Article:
[Photo] A new oath and Kim Jong Un’s leadership grooming

The author of this piece holds a PhD from Kyungnam University and is originally from North Korea.

The first two clauses in the new North Korean ‘oath’ in the Kim Jong Un era captured by a source inside North Korea. Image: Daily NK

Towards the end of the 1960s, North Korea established the so-called “Ten Principles for the Establishment of the Party’s One Ideology System.” There has been much debate and multiple interpretations of the One Ideology System.

North Korea’s One Ideology System and One Leadership System dominated the country from the early 1970s until the death of Kim Jong Il in 2011, and a plethora of related political slogans and expressions (Juche ideology, Kim Il Sungism, Juche Idealism of the Entire Society) were created during this time.

North Korean society was unified under a single political ideology, and it was a dark period when those harboring political dissent were considered failures and could vanish without a trace.

Kim Jong Il took advantage of his status as successor to Kim Il Sung to seize control of the Workers’ Party, manipulate the public consciousness, and remold individuals. One of the instruments to achieve this was the “oath” dedicated to Kim Il Sung and Kim Jong Il on every holiday and anniversary.

All North Koreans must swear an oath of allegiance at the organization or workplace to which they belong on every holiday and anniversary. Mobilization work can be avoided from time to time without too much difficulty, but failure to attend an oath meeting puts one at risk of instant political ostracization.

The oath consists of 10 articles during which the oath takers acknowledge the greatness of Kim Il Sung and Kim Jong Il, and swear to arm themselves with their ideals, to fully realize these ideals in everyday life including organizational life, learning, production, and family life, and to forever dedicate their lives as if they were worth nothing but for the great achievements of Kim Il Sung, Kim Jong Il, and the Workers’ Party of Korea.

The oath was created in the 1970s and has remain unchanged for over 40 years.

The oath’s revision is forming part of the leadership grooming project for Kim Jong Un

Recent news from North Korea reveals that the content and format of the oath, which had remained unchanged, has now been revised. According to the information obtained, the new version of the oath has reduced the number of articles from ten to five and shortened the time required to swear the oath.

Furthermore, there is little mention of Kim Il Sung and Kim Jong Il and only a brief description of their will and spirit, while a verse swearing loyalty to the ideology and leadership of Kim Jong Un was added.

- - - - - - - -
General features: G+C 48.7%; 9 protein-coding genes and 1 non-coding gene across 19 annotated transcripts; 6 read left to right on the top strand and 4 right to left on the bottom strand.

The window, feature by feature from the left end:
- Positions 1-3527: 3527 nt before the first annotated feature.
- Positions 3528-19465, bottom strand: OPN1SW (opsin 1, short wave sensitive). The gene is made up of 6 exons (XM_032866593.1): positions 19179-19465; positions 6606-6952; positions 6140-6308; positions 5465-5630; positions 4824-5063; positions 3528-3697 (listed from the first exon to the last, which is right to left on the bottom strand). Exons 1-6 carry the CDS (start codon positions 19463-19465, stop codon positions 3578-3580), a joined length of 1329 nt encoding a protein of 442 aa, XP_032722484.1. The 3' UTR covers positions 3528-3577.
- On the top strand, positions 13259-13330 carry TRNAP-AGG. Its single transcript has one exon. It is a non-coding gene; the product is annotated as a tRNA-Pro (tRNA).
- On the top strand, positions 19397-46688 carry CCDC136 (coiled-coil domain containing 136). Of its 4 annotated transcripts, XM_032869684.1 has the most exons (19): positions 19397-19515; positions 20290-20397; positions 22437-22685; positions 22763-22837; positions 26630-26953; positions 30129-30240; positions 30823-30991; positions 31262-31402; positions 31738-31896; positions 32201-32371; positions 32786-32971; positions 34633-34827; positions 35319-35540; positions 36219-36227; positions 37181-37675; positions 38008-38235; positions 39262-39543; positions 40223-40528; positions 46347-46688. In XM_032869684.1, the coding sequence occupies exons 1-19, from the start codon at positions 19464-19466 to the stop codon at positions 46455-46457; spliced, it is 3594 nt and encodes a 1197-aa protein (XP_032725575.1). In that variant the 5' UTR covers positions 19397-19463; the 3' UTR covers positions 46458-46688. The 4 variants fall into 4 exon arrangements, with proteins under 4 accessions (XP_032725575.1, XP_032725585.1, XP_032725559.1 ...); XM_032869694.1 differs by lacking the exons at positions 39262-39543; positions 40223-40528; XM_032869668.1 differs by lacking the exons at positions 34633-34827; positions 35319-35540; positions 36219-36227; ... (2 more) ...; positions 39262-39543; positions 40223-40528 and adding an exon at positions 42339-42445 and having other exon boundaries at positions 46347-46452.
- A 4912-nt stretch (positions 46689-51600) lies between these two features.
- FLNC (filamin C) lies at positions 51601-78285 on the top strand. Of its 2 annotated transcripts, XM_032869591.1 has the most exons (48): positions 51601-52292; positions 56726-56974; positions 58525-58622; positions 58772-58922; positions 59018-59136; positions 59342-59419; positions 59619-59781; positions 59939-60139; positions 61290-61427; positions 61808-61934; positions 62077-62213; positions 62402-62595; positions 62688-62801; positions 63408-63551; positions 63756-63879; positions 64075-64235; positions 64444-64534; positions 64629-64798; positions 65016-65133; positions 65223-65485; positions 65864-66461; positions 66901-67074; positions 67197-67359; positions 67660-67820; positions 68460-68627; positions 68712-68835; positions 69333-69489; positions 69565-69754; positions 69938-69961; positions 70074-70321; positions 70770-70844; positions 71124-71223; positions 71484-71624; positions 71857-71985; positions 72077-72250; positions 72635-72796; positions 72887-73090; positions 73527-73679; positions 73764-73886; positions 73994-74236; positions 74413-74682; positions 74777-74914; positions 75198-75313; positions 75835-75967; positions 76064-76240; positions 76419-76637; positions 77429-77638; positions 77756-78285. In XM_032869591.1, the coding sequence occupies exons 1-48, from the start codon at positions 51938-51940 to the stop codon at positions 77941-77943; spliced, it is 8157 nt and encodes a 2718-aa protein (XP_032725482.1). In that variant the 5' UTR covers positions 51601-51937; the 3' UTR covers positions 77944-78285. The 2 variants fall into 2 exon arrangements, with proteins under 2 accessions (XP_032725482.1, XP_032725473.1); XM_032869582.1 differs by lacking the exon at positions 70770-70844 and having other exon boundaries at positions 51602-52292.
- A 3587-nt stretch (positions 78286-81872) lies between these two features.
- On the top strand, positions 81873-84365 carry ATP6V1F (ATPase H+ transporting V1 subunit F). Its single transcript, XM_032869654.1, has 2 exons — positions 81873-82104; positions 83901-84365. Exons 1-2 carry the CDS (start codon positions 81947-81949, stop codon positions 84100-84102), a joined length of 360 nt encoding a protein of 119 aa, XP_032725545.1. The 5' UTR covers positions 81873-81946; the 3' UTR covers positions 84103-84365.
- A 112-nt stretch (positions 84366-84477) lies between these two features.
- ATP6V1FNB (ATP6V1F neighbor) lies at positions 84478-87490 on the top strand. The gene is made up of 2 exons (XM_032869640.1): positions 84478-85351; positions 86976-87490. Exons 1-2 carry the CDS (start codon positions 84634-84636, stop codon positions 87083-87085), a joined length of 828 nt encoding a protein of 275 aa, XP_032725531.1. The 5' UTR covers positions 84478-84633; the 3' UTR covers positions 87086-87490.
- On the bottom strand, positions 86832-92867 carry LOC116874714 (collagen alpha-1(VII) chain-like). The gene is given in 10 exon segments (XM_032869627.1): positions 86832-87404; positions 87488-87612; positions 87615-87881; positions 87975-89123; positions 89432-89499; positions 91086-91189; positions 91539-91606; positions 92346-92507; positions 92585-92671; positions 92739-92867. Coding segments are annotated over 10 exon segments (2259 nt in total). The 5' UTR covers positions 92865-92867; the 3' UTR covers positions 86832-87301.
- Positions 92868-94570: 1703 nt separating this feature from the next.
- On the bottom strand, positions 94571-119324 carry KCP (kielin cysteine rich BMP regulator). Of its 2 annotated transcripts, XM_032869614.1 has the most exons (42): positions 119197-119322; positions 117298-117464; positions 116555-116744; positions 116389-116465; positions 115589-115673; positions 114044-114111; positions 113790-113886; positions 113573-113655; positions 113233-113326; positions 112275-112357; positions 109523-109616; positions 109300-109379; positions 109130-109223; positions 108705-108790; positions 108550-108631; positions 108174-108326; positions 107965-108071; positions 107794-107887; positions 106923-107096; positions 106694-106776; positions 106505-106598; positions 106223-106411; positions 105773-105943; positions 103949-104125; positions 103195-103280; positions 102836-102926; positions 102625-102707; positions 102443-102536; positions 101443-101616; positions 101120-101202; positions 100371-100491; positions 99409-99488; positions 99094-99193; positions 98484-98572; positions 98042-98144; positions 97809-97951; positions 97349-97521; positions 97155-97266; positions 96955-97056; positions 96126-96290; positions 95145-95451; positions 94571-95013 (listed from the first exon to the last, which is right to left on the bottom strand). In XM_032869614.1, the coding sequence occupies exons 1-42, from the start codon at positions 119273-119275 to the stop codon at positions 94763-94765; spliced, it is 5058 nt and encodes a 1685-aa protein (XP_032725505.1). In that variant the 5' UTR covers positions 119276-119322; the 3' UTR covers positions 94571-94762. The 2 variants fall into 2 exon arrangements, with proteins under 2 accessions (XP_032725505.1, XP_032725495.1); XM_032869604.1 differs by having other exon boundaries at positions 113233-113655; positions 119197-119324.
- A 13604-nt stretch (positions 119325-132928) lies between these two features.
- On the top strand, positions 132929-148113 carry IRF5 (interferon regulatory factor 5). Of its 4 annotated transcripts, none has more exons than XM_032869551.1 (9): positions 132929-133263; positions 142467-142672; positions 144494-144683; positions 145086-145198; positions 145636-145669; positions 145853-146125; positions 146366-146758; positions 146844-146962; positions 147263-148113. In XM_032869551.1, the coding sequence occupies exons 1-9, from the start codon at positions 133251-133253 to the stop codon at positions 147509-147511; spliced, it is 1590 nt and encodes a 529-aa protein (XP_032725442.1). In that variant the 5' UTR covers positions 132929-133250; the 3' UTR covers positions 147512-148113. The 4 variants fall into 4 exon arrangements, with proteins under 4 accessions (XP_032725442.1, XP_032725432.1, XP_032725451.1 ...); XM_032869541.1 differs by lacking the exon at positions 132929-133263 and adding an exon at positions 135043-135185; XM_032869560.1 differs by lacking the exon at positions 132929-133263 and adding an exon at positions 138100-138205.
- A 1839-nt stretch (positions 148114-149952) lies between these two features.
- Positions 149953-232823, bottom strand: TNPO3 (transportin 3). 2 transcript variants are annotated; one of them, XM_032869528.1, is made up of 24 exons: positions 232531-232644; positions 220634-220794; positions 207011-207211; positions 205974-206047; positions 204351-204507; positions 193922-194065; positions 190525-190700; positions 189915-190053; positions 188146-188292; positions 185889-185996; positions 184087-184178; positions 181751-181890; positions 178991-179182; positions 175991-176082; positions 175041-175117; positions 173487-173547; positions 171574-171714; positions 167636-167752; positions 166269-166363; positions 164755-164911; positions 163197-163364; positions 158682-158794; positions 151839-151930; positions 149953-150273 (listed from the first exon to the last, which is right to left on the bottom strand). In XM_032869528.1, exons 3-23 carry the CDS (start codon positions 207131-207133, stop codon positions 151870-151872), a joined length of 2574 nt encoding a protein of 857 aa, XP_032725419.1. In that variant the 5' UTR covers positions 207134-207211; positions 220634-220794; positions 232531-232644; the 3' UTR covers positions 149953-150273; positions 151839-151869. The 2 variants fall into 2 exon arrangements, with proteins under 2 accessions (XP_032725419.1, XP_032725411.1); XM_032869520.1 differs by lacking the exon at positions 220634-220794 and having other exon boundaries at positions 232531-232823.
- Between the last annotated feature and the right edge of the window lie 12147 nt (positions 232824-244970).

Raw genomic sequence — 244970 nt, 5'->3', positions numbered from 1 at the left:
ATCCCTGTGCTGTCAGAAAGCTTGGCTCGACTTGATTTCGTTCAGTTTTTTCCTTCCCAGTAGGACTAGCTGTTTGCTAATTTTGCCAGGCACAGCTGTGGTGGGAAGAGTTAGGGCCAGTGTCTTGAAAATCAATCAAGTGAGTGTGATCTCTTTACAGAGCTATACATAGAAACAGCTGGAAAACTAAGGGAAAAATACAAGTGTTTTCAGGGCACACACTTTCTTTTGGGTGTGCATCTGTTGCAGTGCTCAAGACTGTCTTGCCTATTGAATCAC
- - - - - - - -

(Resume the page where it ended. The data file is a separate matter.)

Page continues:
After Kim Jong Un rose to power, his first project was to entirely replace the leadership of the Workers’ Party and military. The leadership of the Workers’ Party, including Jang Song Thaek, suddenly found itself being criticized by newly rising groups, or dismissed from office, and at times there were tragic ends.

Such full-scale replacements are complicated and unusual, and are viewed as being either an attempt to revive revolutionary spirit and eradicate bureaucratic indolence, or a Machiavellian plot to eliminate political rivals.

Subsequently, extensive resources were taken from the countries agricultural and industrial sectors for nuclear weapons development and missile launches, defense investments sharply increased, and spending was suppressed as mass labor was diverted to the development of nuclear weapons. North Korea was criticized by the international community for acts of warmongering, particularly its reckless nuclear tests and missile launches, and became diplomatically isolated by powerful economic sanctions.

More oppression rather than change in progress in North Korea

North Korean Leader Kim Jong Un sent a message to the international community that he hoped the Winter Olympics in Pyeongchang would provide an opportunity for peace and showed his intent toward denuclearization through the April 27 Panmunjeom talks and June 12 US-NK summit.

However, looking at Kim Jong Un’s recent gestures of peace and the domestic situation on the ground in North Korea, there are very few signs of a clear commitment to change.

The criticism of the market and control over economic decision-making began with Kim Jong Un’s overseas visit. The public was forced to tighten their belts and devote all efforts to construction operations. North Korea was effectively under quasi-martial law during his absence.

The introduction of the new oath and the increased oppression of residents are enough to raise questions as to whether Kim’s desires are indeed for the wealth and prosperity of the North Korean people. North Korea should be aware that it can only be recognized as a normal country when the regime’s promises lead not only to denuclearization and peace, but to the realization of happiness for its people.

The final three clauses in the new North Korean ‘oath’ in the Kim Jong Un era captured by a source inside North Korea. Image: Daily NK
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